September 15th marks the feast day of Our Lady of Sorrows, the title of Mary that commemorates the suffering and hardship that she went through. Though perfect and therefore not subject to sin and its effects, she was called to be the Mother of God and therefore to persevere through a tremendous amount of pain.
The feast of Our Lady of Sorrows goes back to the 17th century and is represented by many different images and symbols. Because it is typically thought that Mary underwent seven sorrows, her heart is often depicted as being pierced by seven daggers or swords. Her first sorrow was the prediction from Simeon at the Presentation in the Temple: “’Behold, this child is destined for the fall and rise of many in Israel, and to be a sign that will be contradicted (and you yourself a sword will pierce) so that the thoughts of many hearts may be revealed.’” (Luke, 2:34-35) Other events that marked the sorrow of Our Lady include the flight to Egypt, the loss of Jesus in the Temple at Jerusalem, and the various stages of the Passion of Our Lord.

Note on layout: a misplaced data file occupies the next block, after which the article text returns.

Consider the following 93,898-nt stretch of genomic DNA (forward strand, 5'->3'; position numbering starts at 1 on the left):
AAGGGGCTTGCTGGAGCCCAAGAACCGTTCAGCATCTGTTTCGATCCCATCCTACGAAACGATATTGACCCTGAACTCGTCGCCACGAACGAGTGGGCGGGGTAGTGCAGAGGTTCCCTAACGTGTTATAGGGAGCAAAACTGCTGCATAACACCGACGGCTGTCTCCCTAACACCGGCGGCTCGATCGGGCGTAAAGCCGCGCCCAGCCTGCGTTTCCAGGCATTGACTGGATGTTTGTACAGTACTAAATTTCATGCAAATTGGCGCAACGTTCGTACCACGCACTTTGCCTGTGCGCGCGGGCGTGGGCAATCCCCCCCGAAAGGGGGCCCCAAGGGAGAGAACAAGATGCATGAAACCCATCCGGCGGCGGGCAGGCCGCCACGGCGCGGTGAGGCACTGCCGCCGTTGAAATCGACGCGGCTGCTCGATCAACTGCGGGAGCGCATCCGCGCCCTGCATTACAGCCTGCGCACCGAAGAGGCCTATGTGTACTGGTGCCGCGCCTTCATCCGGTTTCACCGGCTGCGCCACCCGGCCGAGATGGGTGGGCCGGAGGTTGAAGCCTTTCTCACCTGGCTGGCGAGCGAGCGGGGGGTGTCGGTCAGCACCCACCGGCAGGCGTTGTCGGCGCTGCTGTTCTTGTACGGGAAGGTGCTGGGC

During Christ’s Passion, Mary not only stood witness to the torture and death of her son, but she stood by Him when His closest friends hid. Christ is not just her son either, but her Lord and Savior as He is to all of us. At the site of His greatest suffering under the weight of the physical wounds and the sins of the whole world, His mother stayed for every moment. The anguish that she withstood that day was the sword that pierced her heart.
And then, as Jesus lay dying on the cross, he said to Mary, “‘Woman, behold your son.’ Then he said to the disciple, ‘Behold, your mother.’” (John 19:26-27) Affirming that Mary was to be Our Blessed Mother, He gave her to the Church. And affirming that we were to love her and cherish her as our mother, He entrusted us to her. And then Jesus died, giving up His life so that we could attain eternal salvation. After taking Him down from the cross, they laid Him in the arms of Our Lady and we see the Pietà, a specific iteration of the mourning of Christ in which the artist depicts a solitary Mary lamenting His death.
As difficult as that was and as much heartbreak as Our Lady went through, she had hope. She had hope because she was a believer in God’s plan which delineated the imminent Resurrection of Jesus Christ and His triumphant victory over sin and death. We should imitate Mary in all things: in her purity of heart and soul, in her acceptance of God’s will, in her acceptance of undue trials, and in her refusal to despair in the face of supernatural agony.
Our Lady of Sorrows, pray for us.